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Trial shows promise in treating chemo-related nausea

Trial shows promise in treating chemo-related nausea

Fresh evidence has emerged of cannabis medicine’s potential in reducing nausea and vomiting caused by chemotherapy. A world-first clinical trial in Australia tested a product supplied by Tilray, the cannabis research, cultivation, production, and distribution company. Results published in Annals of Oncology found a significant improvement in the control of chemotherapy-induced nausea and vomiting. A quarter of […]

The post Trial shows promise in treating chemo-related nausea appeared first on Cannabis Health News.

Fresh evidence has emerged of cannabis medicine’s potential in reducing nausea and vomiting caused by chemotherapy.

A world-first clinical trial in Australia tested a product supplied by Tilray, the cannabis research, cultivation, production, and distribution company.

Results published in Annals of Oncology found a significant improvement in the control of chemotherapy-induced nausea and vomiting.

A quarter of the patients taking medicinal cannabis experienced no vomiting and nausea, compared to 14 per cent of people who took a placebo.

The pilot phase of the study ran for two-and-a-half years with 81 participants enrolled.

To be included in the study, patients had to have already experienced nausea and vomiting during chemotherapy despite having taken nausea prevention medication.

Philippe Lucas, vice president of global patient research and access at Tilray, said: “The side-effects associated with chemotherapy are some of the primary causes of treatment discontinuation, so improving the control of nausea and vomiting can not only improve the quality of life of patients, by allowing those affected by cancer to complete their treatment it can also potentially save lives.”

Peter Grimison, medical oncologist at Chris O’Brien Lifehouse and associate professor at the University of Sydney, said: “Nausea and vomiting are among the most distressing and feared consequences of chemotherapy.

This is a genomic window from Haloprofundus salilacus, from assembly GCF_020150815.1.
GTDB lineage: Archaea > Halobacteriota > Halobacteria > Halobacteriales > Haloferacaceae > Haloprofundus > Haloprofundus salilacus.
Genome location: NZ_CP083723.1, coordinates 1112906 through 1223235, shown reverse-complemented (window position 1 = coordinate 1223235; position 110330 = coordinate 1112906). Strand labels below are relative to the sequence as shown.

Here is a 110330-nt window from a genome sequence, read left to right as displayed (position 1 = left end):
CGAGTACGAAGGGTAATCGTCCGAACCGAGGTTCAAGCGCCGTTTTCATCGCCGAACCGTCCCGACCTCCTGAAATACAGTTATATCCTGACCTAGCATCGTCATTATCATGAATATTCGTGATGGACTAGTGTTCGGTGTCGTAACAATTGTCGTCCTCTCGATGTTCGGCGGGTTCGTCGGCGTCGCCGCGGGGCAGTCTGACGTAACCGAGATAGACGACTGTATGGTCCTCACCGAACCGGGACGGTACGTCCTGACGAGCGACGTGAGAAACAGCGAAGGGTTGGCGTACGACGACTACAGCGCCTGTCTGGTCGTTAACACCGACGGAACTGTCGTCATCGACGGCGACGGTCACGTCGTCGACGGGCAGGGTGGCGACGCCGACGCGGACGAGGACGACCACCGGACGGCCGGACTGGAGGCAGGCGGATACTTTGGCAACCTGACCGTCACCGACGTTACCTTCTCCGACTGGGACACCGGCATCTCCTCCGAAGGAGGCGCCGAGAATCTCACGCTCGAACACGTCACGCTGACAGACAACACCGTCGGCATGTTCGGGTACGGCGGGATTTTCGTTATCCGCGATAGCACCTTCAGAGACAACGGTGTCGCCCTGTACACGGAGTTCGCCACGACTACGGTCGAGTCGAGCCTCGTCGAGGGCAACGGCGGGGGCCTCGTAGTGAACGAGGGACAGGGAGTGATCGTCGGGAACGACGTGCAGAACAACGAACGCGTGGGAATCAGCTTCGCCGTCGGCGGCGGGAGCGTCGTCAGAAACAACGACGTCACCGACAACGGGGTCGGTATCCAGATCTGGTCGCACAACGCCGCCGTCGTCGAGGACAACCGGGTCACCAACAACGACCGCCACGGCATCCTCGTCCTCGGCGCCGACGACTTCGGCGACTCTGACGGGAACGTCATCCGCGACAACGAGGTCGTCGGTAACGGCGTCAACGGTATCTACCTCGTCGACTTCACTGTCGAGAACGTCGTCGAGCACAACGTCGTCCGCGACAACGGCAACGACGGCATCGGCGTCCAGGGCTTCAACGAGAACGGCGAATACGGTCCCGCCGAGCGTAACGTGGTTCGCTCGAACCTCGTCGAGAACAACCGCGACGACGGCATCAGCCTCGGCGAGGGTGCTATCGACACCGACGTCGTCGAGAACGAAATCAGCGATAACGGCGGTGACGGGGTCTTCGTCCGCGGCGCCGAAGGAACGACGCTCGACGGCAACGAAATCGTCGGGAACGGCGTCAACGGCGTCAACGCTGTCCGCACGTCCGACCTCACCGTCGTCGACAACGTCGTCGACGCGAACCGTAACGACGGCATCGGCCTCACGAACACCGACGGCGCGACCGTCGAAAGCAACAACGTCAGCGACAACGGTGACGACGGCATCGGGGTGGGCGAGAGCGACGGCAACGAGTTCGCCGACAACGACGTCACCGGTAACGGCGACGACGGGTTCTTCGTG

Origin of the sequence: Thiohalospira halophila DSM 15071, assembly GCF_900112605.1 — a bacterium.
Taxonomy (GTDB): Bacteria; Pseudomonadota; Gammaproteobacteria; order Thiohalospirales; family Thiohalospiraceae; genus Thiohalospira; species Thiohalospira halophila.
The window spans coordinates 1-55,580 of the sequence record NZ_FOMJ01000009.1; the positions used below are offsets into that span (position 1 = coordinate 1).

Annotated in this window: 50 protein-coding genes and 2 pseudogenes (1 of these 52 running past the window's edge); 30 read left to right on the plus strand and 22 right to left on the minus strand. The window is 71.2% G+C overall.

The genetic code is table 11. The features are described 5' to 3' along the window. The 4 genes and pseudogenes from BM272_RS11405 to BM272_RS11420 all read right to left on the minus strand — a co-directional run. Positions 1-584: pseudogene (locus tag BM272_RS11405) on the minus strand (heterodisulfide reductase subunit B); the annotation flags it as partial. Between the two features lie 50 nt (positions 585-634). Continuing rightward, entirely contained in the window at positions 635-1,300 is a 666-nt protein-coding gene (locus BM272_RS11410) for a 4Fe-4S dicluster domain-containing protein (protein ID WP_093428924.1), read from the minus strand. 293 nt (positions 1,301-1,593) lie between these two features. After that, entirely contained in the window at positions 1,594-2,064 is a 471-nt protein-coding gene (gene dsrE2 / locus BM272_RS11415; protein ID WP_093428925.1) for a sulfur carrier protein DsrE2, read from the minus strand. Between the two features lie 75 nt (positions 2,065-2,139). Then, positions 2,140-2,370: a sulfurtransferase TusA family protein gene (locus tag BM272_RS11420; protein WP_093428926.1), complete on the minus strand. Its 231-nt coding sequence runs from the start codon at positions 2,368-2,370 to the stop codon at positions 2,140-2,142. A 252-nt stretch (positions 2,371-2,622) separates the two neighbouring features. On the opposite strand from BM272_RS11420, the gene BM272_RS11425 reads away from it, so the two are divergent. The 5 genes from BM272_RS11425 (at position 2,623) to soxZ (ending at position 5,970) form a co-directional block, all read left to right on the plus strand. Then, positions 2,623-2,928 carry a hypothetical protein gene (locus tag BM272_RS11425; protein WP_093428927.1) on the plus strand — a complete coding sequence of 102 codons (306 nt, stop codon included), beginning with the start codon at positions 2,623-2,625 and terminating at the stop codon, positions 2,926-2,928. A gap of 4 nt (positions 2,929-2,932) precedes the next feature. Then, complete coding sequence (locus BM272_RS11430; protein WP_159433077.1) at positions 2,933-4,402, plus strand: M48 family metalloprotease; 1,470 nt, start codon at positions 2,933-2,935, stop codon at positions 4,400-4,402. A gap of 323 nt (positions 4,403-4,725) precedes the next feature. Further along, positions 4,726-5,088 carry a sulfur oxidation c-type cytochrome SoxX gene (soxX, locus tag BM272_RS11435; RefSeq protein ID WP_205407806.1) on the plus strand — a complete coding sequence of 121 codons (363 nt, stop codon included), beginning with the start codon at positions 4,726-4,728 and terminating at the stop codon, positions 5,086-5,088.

“These encouraging results indicate medicinal cannabis can help improve quality of life for chemotherapy patients.”

Side effects such as sedation, dizziness and drowsiness were rated as moderate to severe in about one third of people using medicinal cannabis, but these are considered manageable according to the researchers.

Professor Grimison said: “The trial will now move to a larger phase to determine with much more certainty how effective medicinal cannabis is and whether it should be considered for use in routine cancer care. The next phase of the trial is ongoing and will recruit an extra 170 people.”

The world’s largest trial of medical cannabis at the time it launched, the CannabisCINV study is a collaboration between Chris O’Brien Lifehouse, the University of Sydney, the NHMRC Clinical Trials Centre and leading New South Wales (NSW) cancer centres.

Tilray is supplying the product for the trial, which is being funded by the NSW government.

The post Trial shows promise in treating chemo-related nausea appeared first on Cannabis Health News.

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